Five very different youths took 3 days out of work and school, responding to the Outward Bound Singapore’s (OBS) call for volunteers to enable 10 other youths with special needs to go Outward Bound.
The diverse youth volunteers ranged from a 14-year-old student who had been encouraged by his mother to volunteer to a 26-year-old personal gym trainer. Starting as “givers”, the volunteers soon discovered how they had also grown personally as “receivers” from the meaningful interaction.
The 3-day camp was customised by OBS for youths with various intellectual and physical disabilities from the Asian Women’s Welfare Association (AWWA).
Held from Mar 20 to 22, 2013, the programme included nature treks, high rope courses, maze-ing and water activities on the OBS Pulau Ubin and East Coast campuses.
Youth volunteer and two-time OBS programme participant, 19-year-old student Leow Hui Xuan, gave the priceless gift of trust to a beneficiary with a phobia of water and boat rides.
After spending half an hour coaxing 17-year-old Narisha Kaur Chahal, Hui Xuan finally enabled her to trust the care of her befrienders and the natural elements.
She soon gained enough confidence to enjoy her first taste of the great outdoors.
In return, Hui Xuan was reminded to appreciate what she already had and could easily do.
Matthew Huang enjoying the sandwiches he made together with his new friend Melker Tay.
She also felt a sense of satisfaction in helping Narisha overcome her fears. “I was able to do it because of the trust we have built up in this short period of time.”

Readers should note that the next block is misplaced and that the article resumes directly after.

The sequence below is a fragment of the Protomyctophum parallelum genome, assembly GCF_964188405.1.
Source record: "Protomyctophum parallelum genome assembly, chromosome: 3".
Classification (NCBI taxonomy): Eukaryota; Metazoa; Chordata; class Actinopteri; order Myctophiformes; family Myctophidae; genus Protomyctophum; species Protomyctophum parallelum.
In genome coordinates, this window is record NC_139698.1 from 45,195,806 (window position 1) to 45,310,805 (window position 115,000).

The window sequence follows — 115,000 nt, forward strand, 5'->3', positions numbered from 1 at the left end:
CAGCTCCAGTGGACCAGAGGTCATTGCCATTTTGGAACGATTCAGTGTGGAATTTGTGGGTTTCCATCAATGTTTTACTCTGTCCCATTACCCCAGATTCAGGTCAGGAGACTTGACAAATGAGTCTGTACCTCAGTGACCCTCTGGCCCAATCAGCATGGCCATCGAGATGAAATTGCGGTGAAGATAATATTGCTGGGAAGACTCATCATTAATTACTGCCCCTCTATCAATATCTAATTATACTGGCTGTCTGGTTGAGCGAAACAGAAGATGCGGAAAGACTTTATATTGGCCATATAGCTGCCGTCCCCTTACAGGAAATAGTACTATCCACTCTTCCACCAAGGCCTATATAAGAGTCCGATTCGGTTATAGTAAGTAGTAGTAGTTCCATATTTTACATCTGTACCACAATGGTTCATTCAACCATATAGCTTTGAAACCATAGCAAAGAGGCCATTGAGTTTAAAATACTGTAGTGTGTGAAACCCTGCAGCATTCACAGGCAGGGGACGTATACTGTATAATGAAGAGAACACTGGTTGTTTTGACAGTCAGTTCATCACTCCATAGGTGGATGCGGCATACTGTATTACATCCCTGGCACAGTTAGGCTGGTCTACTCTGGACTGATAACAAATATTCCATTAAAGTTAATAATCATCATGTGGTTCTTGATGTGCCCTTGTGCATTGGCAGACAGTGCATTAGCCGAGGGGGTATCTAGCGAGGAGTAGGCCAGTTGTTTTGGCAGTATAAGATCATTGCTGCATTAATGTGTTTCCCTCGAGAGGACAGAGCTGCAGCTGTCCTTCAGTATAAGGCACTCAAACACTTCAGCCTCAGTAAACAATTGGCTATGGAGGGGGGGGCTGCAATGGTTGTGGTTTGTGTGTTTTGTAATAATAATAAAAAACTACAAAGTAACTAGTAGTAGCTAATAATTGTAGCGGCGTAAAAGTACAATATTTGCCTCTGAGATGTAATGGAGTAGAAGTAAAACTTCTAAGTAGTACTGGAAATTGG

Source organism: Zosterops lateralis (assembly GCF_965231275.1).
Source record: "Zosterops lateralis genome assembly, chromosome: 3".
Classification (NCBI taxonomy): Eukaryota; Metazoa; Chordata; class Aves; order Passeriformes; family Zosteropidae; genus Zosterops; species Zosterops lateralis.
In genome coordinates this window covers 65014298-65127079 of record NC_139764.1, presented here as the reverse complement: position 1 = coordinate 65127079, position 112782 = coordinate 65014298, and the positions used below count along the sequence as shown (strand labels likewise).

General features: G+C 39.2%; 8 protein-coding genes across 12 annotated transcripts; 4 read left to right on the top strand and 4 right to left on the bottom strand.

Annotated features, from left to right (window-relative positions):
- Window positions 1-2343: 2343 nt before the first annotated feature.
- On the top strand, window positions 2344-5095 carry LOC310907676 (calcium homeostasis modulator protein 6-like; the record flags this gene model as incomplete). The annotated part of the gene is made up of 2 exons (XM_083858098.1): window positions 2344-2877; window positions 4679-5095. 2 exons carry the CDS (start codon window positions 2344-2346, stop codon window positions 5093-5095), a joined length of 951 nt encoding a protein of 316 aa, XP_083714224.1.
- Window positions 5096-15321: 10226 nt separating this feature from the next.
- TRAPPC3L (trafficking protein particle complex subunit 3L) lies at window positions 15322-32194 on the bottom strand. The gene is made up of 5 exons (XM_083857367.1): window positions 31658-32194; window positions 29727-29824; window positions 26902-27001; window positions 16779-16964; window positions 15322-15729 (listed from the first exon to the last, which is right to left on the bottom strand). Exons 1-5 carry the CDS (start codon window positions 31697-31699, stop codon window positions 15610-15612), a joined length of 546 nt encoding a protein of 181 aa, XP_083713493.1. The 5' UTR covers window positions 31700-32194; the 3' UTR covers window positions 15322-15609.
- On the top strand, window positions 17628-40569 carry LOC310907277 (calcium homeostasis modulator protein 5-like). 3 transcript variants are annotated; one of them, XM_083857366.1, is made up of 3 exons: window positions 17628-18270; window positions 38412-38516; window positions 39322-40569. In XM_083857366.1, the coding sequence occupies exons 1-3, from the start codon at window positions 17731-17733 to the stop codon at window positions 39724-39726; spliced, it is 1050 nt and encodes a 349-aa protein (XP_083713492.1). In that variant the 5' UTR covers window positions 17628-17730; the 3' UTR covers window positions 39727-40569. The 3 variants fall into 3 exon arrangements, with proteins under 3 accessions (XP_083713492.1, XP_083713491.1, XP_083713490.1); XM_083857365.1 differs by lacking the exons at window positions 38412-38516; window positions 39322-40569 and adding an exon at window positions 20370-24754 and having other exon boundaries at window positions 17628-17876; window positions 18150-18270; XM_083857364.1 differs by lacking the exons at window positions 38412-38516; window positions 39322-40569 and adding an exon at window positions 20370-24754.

Another youth volunteer, 26-year-old personal gym trainer Melker Tay who had attended an OBS South Africa programme herself in 2010, had to take time off from work to commit to the three days but felt that it was “all worth it” as she was able to “combine both interests in the outdoor adventure and volunteering”.
23-year-old financial consultant, Sim So Han, shared how working with the special needs youths enhanced his communication skills which was would help him relate better to others at work.
The youngest of the youth volunteers, 14-year-old Kitson Low, gushed about how he would not have exchanged this volunteer opportunity with OBS for other school holiday activities.
Faizal Nordin, Manager of community engagement programmes, was heartened by how generously the youth volunteers had given their time and energy.
Volunteers Sim So Han and Leow Hui Xuan supporting Andy Wong during the water activity.
He said, “The volunteers have really given the youths with special needs an experience that would not have been possible in an indoor setting. We should encourage more youths to help empower others with trust and confidence through such outdoor experiential learning opportunities.”